The apple trees are loaded at the Historic Buckner Orchard in Stehekin. After a long and snowy winter, the orchard has burst forth in an incredible bloom and a heavy set of fruit.
Warm apple pies, an abundance of applesauce, amazing cider, and the tantalizing taste of the historic apple varieties like Common Delicious, Rome Beauties, and Winesaps will be greatly limited if we don’t do the work now.
To ensure an abundant and quality crop, apples must be thinned in June and July. This labor-intensive work involves removing an excess of apples, breaking up clusters, spacing, and eliminating already damaged young apples. The Buckner Orchard is naturally organic and sprays are not used for this purpose as with commercial orchards elsewhere.
With an overabundant set and our June work party limited by weather and other factors, it is important to get out there now, while the apples remain small. Those trees within the two fenced areas are in need of thinning; those not fenced will be stripped of all apples, as they are each year, so as to prevent bear damage to the historic trees. Your help is needed if we are to enjoy the “fruits of our labor” in the fall!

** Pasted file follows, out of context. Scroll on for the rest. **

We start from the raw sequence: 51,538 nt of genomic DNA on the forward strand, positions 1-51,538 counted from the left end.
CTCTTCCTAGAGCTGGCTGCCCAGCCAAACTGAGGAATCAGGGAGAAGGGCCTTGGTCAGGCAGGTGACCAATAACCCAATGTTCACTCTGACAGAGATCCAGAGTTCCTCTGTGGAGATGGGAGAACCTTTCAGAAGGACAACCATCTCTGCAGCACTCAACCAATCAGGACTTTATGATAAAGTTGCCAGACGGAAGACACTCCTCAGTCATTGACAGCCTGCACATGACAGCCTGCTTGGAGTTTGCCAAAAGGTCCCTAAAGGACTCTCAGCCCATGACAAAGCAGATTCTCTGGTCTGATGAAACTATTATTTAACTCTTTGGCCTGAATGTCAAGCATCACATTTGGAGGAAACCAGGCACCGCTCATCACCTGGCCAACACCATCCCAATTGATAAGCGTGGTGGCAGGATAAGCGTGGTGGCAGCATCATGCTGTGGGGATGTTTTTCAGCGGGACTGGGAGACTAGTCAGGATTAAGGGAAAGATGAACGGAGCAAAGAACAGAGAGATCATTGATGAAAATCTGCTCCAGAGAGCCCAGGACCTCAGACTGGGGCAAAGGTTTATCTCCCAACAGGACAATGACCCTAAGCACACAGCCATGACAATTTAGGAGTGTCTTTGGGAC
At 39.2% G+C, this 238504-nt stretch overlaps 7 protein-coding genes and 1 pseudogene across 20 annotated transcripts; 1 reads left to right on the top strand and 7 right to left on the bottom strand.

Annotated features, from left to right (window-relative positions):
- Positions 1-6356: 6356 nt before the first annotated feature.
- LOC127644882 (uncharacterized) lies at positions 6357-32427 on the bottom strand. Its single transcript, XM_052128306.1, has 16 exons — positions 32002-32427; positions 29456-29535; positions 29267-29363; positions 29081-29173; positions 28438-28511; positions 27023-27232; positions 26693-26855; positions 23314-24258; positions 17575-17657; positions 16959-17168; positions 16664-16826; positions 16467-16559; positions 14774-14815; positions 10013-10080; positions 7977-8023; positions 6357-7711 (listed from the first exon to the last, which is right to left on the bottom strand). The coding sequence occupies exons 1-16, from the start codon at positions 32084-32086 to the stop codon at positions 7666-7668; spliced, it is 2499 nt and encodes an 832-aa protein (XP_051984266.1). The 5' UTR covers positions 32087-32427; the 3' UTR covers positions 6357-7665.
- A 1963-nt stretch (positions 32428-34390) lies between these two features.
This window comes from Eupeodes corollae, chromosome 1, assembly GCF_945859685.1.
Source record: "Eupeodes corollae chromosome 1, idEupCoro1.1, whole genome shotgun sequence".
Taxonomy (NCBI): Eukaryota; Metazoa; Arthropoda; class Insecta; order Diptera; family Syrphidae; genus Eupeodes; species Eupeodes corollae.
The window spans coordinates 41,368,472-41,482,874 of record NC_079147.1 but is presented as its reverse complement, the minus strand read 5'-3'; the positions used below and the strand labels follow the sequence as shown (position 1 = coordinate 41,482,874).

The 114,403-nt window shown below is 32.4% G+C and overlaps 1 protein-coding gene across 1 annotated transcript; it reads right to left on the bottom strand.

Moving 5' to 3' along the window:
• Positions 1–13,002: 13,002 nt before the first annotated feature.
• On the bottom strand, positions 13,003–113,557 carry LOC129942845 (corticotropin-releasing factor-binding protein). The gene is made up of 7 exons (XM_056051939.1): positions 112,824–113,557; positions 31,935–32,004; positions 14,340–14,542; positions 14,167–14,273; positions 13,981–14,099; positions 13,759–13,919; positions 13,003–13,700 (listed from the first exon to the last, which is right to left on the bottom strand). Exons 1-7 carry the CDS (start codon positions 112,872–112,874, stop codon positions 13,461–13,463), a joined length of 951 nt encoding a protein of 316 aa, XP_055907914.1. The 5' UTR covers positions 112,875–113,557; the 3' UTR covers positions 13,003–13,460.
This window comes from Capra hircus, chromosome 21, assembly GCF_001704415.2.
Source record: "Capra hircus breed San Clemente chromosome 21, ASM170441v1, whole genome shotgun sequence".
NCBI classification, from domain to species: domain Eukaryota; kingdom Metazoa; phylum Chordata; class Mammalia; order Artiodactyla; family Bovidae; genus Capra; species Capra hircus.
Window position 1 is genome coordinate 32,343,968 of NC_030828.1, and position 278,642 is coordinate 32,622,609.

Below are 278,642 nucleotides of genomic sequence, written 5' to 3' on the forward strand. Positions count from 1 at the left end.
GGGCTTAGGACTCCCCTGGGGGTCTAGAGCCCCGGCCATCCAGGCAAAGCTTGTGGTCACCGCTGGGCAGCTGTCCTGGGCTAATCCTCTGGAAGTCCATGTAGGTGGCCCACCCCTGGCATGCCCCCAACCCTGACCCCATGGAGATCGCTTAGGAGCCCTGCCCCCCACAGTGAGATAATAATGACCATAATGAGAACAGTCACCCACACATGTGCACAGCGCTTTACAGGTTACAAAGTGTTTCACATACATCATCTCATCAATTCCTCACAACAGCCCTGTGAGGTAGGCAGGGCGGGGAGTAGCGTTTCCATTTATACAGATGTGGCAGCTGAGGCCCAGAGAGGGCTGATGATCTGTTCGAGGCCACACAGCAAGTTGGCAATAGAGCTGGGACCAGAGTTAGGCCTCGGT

- Experienced Thinners – If you have thinned at the Orchard previously, you know what to do, and can do so at your convenience. Remember to leave the stems.
- Novice Thinners – Laurie will be returning to the Orchard on July 1. Check in with her as to the how and where.
Benefits – There are a number of benefits to thinning apples.
- Once you thin the apples, the remaining fruit have more space to grow, so you get bigger apples. And, with smaller apples, the core is a larger proportion of the apple.
- More space leads to more air circulation and sunlight, which in turn leads to better fruit flavor and color.
- A common reason for fruit rot on the tree is because the fruits are touching each other closely. The decay occurs where they touch, because the skin couldn’t breathe. Thinning reduces the chances of this occurring.
- Less chance of damage to the tree due to overburdened, broken limbs.
- Since the tree can now support the smaller number of fruits, it is not overburdened with supplying nutrition to the fruits.
- An over-production of apples one year can negatively impact the production of fruit the following year in some varieties.
How to Thin – Clicking on the Common Delicious photo below, you can view a very good, short video on how to thin. Though the video does focus on a specific variety of apple, the principles are the same.
The Buckner Homestead and Orchard is a National Park Service site located in Stehekin, Washington,
within the Lake Chelan National Recreation Area.
(Courtesy of Buckner Orchard)